The White Oak
Nature Bulletin No. 150 April 10, 1948
Forest Preserve District of Cook County
William N. Erickson, President
Roberts Mann, Supt. of Conservation
THE WHITE OAK
Of all the midwestern hardwood trees, the oaks are prized the most.
And of them all, the white oak, more than any other, has become the
symbol of beauty, durability and strength.
White oaks are hard to transplant, and they grow slowly, but they can
be grown from acorns. Start a young oak now. Your grandchildren can
rest in its shade. Your grandchild' s grandchildren can hold a family
picnic beneath that same oak. In two more generations that tree will just
be coming into its prime. Any white oak of eighteen or more inches
breast-high diameter is as old as or older than Chicago, and a few of our
giant oaks were good-sized trees when the Pilgrims landed. The stump
of one of these, recently cut because it was dead and a public hazard,
showed 430 annual growth rings.
Ships that sailed me seven seas were commonly built of white oak.
Ship's timbers as much as 36 inches square and 60 feet long, once were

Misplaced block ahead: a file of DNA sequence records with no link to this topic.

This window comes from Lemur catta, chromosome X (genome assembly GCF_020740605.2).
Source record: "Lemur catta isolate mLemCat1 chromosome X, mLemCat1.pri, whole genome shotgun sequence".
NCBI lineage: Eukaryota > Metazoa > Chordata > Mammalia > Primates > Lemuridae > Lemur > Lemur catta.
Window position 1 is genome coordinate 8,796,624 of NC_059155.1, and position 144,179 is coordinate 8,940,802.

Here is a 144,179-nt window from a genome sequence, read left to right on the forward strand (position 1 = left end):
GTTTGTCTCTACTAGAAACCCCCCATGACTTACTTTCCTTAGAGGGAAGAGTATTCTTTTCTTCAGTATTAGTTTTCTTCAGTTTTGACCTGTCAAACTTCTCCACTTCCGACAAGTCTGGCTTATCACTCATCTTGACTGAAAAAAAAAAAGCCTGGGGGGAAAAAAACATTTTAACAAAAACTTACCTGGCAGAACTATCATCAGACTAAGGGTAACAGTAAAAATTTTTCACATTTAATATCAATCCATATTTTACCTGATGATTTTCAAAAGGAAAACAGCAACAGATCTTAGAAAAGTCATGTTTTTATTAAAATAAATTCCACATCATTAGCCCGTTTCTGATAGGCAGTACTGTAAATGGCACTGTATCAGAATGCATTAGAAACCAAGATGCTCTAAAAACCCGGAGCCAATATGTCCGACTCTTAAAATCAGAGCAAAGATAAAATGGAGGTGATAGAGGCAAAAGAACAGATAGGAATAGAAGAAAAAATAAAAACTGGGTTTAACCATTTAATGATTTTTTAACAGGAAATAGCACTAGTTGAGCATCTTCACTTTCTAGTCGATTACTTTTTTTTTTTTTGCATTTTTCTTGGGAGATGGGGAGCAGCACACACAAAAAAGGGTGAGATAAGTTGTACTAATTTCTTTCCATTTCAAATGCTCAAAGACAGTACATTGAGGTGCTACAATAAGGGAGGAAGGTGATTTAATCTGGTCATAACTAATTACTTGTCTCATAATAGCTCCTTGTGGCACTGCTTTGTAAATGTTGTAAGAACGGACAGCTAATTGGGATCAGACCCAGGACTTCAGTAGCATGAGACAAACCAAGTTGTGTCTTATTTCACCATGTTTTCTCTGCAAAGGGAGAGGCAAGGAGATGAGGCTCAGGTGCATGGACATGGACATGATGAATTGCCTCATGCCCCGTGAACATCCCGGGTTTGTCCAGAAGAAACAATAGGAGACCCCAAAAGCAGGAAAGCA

cut in Illinois for the British navy. In World War II a heavy toll was
taken of our white oaks for harbor tugs, mine-sweepers, subchasers,
hospital ships, rescue boats and landing craft.
Strong, close-grained and light brown, the wood of the white oak ranks
highest among the hardwoods for its usefulness. It is tough, very heavy
and resistant to decay. The demand for it far exceeds the supply and in
recent years, except for wartime uses, good white oak has been reserved
for flooring, furniture, veneer and barrels. The lower grades are used
for railroad ties, piling, bridge planking and mine timbers.
The seeds of most trees are scattered widely by the wind or by birds.
But the oak, like the hickory and the walnut, depends almost entirely for
its distribution upon the squirrel which gathers and buries acorns for
winter food, depending upon memory or scent to find them again.
Hooray for the absent-minded squirrel!
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Update: June 2012